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Gin...without the tonic

While there is no scientific evidence that gin has any medicinal benefit, one piece of folklore has persisted. That’s the use of gin-soaked raisins to treat arthritis.

While there is no scientific evidence that gin has any medicinal benefit, one piece of folklore has persisted. That’s the use of gin-soaked raisins to treat arthritis. The common recipe is to take a box of golden raisins, soak them in gin for a few weeks until the gin evaporates and then eat nine a day. Various explanations have been forwarded as to why this works, usually speculating about anti-inflammatory compounds in juniper berries or in the raisins. Pretty far-fetched speculation given the tiny amounts of these compounds present.

Of course there are testimonials galore. That isn’t surprising since if you are dealing with a disease that has its natural ups and down, like arthritis, you can muster a collection of testimonials for anything be it copper bracelets or snake oil. If an intervention seems to work, you sing its praises, not considering that the improved feeling is just part of a natural cycle. If an intervention does not work, nobody goes around broadcasting the folly of their endeavour.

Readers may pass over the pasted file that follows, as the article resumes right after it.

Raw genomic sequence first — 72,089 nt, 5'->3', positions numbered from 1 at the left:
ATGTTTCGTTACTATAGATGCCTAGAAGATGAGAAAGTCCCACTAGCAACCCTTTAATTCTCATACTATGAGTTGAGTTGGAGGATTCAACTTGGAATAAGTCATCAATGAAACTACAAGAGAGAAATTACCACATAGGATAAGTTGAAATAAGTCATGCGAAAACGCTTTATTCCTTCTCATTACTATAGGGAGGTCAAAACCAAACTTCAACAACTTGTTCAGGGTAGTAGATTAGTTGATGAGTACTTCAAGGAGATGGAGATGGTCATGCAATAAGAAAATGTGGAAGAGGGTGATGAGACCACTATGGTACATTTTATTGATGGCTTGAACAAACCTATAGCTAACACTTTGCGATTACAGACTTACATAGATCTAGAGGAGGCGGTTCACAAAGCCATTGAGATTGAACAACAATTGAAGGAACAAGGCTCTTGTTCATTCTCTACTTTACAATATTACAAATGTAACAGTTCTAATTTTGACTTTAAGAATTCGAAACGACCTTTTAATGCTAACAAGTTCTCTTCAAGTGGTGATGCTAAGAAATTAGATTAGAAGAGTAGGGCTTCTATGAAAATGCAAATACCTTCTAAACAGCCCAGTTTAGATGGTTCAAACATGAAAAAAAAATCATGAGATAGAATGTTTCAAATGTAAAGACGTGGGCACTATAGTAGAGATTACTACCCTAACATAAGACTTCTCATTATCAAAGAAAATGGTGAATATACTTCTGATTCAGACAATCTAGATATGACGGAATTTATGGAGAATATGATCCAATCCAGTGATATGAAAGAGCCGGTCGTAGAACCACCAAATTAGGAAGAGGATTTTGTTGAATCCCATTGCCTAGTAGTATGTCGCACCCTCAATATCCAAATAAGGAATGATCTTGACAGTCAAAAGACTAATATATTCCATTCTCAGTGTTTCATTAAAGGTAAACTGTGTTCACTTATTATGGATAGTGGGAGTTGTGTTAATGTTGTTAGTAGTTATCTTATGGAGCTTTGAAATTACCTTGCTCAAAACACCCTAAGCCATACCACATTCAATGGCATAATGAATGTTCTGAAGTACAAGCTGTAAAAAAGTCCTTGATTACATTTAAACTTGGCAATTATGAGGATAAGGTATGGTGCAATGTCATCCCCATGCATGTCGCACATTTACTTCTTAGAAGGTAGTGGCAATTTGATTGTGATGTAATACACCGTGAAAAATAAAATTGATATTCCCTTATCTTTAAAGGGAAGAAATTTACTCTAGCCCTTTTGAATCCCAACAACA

Famed columnist Paul Harvey’s mention of the drunken raisin phenomenon in 1994 triggered widespread experimentation resulting in a slew of gushing testimonials. Certainly the most entertaining one came from a correspondent who claimed he couldn’t remember if it was to be seven pints of gin and nine raisins or nine pints of gin and seven raisins. He tried both. No pain! My bet is that it was the nine pints of gin that did it. And they did it by the same mechanism with which they can treat a cold. Here it is. When you have a cold, place a hat on the bedpost and start drinking gin. When you see two hats, the cold will be gone. Or at least you’ll forget about it.

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